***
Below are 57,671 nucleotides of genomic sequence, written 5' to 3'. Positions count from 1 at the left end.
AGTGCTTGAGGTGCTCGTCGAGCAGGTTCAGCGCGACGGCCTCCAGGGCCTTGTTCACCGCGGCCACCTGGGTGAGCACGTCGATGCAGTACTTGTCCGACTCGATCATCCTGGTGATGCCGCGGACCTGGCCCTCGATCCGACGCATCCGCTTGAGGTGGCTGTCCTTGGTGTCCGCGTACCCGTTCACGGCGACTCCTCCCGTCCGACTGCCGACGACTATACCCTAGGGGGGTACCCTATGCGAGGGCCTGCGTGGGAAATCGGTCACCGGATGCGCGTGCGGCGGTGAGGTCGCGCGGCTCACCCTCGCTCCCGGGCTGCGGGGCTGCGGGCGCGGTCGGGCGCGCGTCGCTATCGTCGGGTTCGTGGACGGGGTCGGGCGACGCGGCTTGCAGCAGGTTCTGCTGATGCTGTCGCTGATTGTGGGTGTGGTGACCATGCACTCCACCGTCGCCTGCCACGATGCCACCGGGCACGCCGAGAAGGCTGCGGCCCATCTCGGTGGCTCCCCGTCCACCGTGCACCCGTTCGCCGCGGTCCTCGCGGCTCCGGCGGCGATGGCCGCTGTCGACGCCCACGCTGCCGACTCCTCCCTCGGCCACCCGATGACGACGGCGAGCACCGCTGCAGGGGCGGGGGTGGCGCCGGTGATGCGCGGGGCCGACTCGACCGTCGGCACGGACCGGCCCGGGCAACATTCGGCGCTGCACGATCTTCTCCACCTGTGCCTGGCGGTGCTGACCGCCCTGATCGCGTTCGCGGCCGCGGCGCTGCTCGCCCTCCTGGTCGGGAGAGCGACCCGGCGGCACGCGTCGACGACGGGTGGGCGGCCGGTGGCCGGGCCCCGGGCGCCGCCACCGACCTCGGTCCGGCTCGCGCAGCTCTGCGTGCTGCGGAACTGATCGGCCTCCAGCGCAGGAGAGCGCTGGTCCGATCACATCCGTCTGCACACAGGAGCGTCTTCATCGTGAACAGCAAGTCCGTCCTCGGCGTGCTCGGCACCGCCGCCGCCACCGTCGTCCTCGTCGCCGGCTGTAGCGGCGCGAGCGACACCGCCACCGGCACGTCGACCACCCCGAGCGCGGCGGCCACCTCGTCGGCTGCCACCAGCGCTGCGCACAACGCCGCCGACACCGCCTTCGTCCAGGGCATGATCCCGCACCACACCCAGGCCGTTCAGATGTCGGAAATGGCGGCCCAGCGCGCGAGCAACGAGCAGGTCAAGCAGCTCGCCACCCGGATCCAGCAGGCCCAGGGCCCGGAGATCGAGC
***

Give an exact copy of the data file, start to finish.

Below are 57,671 nucleotides of genomic sequence, written 5' to 3'. Positions count from 1 at the left end.
AGTGCTTGAGGTGCTCGTCGAGCAGGTTCAGCGCGACGGCCTCCAGGGCCTTGTTCACCGCGGCCACCTGGGTGAGCACGTCGATGCAGTACTTGTCCGACTCGATCATCCTGGTGATGCCGCGGACCTGGCCCTCGATCCGACGCATCCGCTTGAGGTGGCTGTCCTTGGTGTCCGCGTACCCGTTCACGGCGACTCCTCCCGTCCGACTGCCGACGACTATACCCTAGGGGGGTACCCTATGCGAGGGCCTGCGTGGGAAATCGGTCACCGGATGCGCGTGCGGCGGTGAGGTCGCGCGGCTCACCCTCGCTCCCGGGCTGCGGGGCTGCGGGCGCGGTCGGGCGCGCGTCGCTATCGTCGGGTTCGTGGACGGGGTCGGGCGACGCGGCTTGCAGCAGGTTCTGCTGATGCTGTCGCTGATTGTGGGTGTGGTGACCATGCACTCCACCGTCGCCTGCCACGATGCCACCGGGCACGCCGAGAAGGCTGCGGCCCATCTCGGTGGCTCCCCGTCCACCGTGCACCCGTTCGCCGCGGTCCTCGCGGCTCCGGCGGCGATGGCCGCTGTCGACGCCCACGCTGCCGACTCCTCCCTCGGCCACCCGATGACGACGGCGAGCACCGCTGCAGGGGCGGGGGTGGCGCCGGTGATGCGCGGGGCCGACTCGACCGTCGGCACGGACCGGCCCGGGCAACATTCGGCGCTGCACGATCTTCTCCACCTGTGCCTGGCGGTGCTGACCGCCCTGATCGCGTTCGCGGCCGCGGCGCTGCTCGCCCTCCTGGTCGGGAGAGCGACCCGGCGGCACGCGTCGACGACGGGTGGGCGGCCGGTGGCCGGGCCCCGGGCGCCGCCACCGACCTCGGTCCGGCTCGCGCAGCTCTGCGTGCTGCGGAACTGATCGGCCTCCAGCGCAGGAGAGCGCTGGTCCGATCACATCCGTCTGCACACAGGAGCGTCTTCATCGTGAACAGCAAGTCCGTCCTCGGCGTGCTCGGCACCGCCGCCGCCACCGTCGTCCTCGTCGCCGGCTGTAGCGGCGCGAGCGACACCGCCACCGGCACGTCGACCACCCCGAGCGCGGCGGCCACCTCGTCGGCTGCCACCAGCGCTGCGCACAACGCCGCCGACACCGCCTTCGTCCAGGGCATGATCCCGCACCACACCCAGGCCGTTCAGATGTCGGAAATGGCGGCCCAGCGCGCGAGCAACGAGCAGGTCAAGCAGCTCGCCACCCGGATCCAGCAGGCCCAGGGCCCGGAGATCGAGC